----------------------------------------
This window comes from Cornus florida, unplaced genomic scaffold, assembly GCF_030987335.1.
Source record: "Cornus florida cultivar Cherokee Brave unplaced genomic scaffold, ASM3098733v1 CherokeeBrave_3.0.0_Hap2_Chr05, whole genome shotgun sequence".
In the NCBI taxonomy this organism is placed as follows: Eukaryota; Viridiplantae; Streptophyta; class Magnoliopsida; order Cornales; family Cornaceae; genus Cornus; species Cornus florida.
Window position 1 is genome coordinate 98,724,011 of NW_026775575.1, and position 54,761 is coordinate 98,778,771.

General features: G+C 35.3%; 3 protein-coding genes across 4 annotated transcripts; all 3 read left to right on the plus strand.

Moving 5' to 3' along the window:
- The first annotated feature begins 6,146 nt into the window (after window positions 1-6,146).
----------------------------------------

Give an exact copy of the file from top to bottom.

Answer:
This window comes from Cornus florida, unplaced genomic scaffold, assembly GCF_030987335.1.
Source record: "Cornus florida cultivar Cherokee Brave unplaced genomic scaffold, ASM3098733v1 CherokeeBrave_3.0.0_Hap2_Chr05, whole genome shotgun sequence".
In the NCBI taxonomy this organism is placed as follows: Eukaryota; Viridiplantae; Streptophyta; class Magnoliopsida; order Cornales; family Cornaceae; genus Cornus; species Cornus florida.
Window position 1 is genome coordinate 98,724,011 of NW_026775575.1, and position 54,761 is coordinate 98,778,771.

General features: G+C 35.3%; 3 protein-coding genes across 4 annotated transcripts; all 3 read left to right on the plus strand.

Moving 5' to 3' along the window:
- The first annotated feature begins 6,146 nt into the window (after window positions 1-6,146).